As a part of our continued coverage of the upcoming Emmys, we’re giving you a roundup of some of this year’s first-time nominees who’ve earned the career milestone marker for their work in front of the camera. Keep reading for our picks from the group of actors who heard for the first time ever their names called out when nominations were announced on July 13. It was hard to choose from the talented array of first-timers, so we’re also providing the reasons why we think our selected bunch especially deserved the recognition.
Nick Mohammed for Ted Lasso
Mohammed received a nomination for Outstanding Supporting Actor in a Comedy Series for his performance as Nate, AFC Richmond’s kit man and eventual assistant coach, in season one of the Jason Sudeikis-starring hit Apple TV+ series. He pulled off the impressive acting feat of portraying a character who is incredibly passionate and knowledgeable about the sport most of the world calls “football” without even liking or knowing much about soccer. “I couldn’t give any amount of care for the sport whatsoever,” he laughingly told Entertainment Weekly. “I had to research so much to pretend that I care in Ted Lasso!” And besides the display of pure acting that convinced us Nate had a deep respect for both the pitch and the game played on it, the actor also connected us as viewers to the essence of the show. Ted (Sudeikis) may be the heartbeat of the series, but Mohammed’s Nate personified the underdog quality of the team which we’re all rooting for. Plus, the strong performer, whose stacked resume includes recently creating and starring with David Schwimmer in the Peacock series Intelligence, seems to have flown under the radar before Ted Lasso. We think it’s high time the British thespian received some recognition for his work.
Renée Elise Goldsberry for Hamilton
We’re not picking Goldsberry for this list because she was, in a gross oversight, snubbed for Outstanding Lead Actress in a Comedy Series for her well-crafted and delightfully entertaining performance as Wickie Roy in the Peacock series Girls5eva. We’re also not choosing her out of excitement that an Emmy win would put her one step closer to becoming an EGOT — she already won a Grammy and a Tony for her work in Lin-Manuel Miranda’s Hamilton, along with her fellow first-time Emmy nominees and co-stars Leslie Odom Jr. and Daveed Diggs. The reason Goldsberry made this list is because her work as Angelica shines from the stage and through a screen via the Disney+ filmed version of the musical starring the original Broadway cast. She makes us feel all the feels while we are watching her perform theater through a TV screen, which speaks to the fact that the thespian is a true showstopper in Hamilton as the eldest Schuyler sister. And we would not have been *satisfied* had she not been recognized with an Emmy nomination for Outstanding Supporting Actress in a Limited or Anthology Series or Movie.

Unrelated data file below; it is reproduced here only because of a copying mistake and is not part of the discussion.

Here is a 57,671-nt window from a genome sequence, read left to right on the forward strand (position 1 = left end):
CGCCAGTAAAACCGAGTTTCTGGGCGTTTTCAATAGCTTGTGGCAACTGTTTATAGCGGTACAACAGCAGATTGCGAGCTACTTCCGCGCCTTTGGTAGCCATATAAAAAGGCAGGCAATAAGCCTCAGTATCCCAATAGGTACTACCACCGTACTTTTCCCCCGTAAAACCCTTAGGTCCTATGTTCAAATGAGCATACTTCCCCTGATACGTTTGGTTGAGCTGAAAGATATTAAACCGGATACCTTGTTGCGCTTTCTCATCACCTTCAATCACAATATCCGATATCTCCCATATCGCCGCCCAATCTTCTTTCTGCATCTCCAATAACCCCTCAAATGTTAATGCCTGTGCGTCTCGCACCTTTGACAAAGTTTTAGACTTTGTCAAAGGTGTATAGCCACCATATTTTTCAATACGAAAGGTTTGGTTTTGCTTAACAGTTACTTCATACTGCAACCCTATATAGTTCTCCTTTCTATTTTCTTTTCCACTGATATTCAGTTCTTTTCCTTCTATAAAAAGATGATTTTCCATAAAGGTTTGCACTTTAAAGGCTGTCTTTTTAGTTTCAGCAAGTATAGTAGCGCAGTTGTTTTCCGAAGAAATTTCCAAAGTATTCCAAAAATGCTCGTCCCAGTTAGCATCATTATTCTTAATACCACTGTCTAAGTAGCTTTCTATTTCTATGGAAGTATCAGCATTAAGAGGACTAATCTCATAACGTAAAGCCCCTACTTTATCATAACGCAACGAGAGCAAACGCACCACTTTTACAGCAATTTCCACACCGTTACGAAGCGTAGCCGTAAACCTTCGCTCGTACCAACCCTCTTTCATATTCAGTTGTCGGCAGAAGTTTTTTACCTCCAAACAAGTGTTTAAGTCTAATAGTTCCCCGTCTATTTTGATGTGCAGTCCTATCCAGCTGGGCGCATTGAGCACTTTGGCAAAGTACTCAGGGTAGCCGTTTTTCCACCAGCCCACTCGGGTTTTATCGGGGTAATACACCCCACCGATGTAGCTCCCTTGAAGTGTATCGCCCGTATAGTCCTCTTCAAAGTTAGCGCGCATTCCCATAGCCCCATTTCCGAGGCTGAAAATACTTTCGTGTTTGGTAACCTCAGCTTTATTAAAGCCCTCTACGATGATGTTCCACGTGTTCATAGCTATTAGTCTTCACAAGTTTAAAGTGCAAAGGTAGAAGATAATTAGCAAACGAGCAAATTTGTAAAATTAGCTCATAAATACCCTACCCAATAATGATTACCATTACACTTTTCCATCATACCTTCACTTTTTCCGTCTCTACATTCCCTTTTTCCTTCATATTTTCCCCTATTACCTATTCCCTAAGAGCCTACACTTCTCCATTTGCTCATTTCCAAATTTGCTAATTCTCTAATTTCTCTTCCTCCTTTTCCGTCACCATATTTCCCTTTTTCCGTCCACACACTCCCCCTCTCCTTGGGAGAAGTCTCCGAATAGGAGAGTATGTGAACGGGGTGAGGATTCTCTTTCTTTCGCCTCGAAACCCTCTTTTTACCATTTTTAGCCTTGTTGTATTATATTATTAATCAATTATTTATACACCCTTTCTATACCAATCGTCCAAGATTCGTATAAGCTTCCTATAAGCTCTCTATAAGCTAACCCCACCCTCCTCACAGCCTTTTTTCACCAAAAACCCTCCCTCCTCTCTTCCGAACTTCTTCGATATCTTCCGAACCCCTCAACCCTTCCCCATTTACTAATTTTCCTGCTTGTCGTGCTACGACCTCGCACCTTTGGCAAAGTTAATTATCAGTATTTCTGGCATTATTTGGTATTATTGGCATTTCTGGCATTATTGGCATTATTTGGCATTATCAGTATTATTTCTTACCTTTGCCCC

Daniel Kaluuya for Saturday Night Live
Kaluuya’s nod for Outstanding Guest Actor in a Comedy Series is noteworthy because the actor has historically been known for leading drama features. He took home Best Supporting Actor for his portrayal of Black Panthers chairman Fred Hampton in Judas and the Black Messiah at this year’s Oscars and starred opposite Jodie Turner-Smith in Lena Waithe’s Queen & Slim. Plus, let’s not forget his breakout performance in Jordan Peele’s acclaimed directorial debut Get Out. But in episode 16 of SNL’s 46th season, Kaluuya proved he also has some serious comedy chops, transforming between a variety of characters and delivering dialed-in and highly entertaining performances with each. The “Will You Take It?” skit especially stands out, though. In it, Kaluuya’s character is a doctor who hosts a game show whose contestants are family members who don’t want to get vaccinated. The Oscar winner is the glue that holds the skit together and keeps it grounded while managing to find the humor in a very current and divisive issue. SNL sketches frequently address hot-button news topics with a varying degree of success, and Kaluuya’s ability to deliver one on vaccinations is definitely a win. Along with his other strong work during the episode, it certainly warrants a first Emmy nomination for the actor.
Elizabeth Olsen for WandaVision
Olsen’s Wanda is at the center of the innovative and genre-bending WandaVision, Marvel Studios’ first foray into series television. The actor’s technical work is on point, as she transitions with each episode from era to era of classic sitcoms, starting in the ’50s. From hitting notes of The Dick Van Dyke Show to The Brady Bunch to Modern Family, Olsen’s performances in each episode match the acting style of the decade portrayed while remaining grounded and connected to the overarching story. The Disney+ series offers actors the added perk of a free master class in period piece acting thanks to Olsen, who’s joined in the first-time nominee club by her co-lead Paul Bettany.
You’ll have to wait until this year’s award show takes place to find out if Mohammed, Goldsberry, Kaluuya and Olsen also become first-time Emmy winners. And these were just our picks from a stacked list of actors experiencing their inaugural placement on a list of Emmy nominees. You can find an extensive list of first-timers here.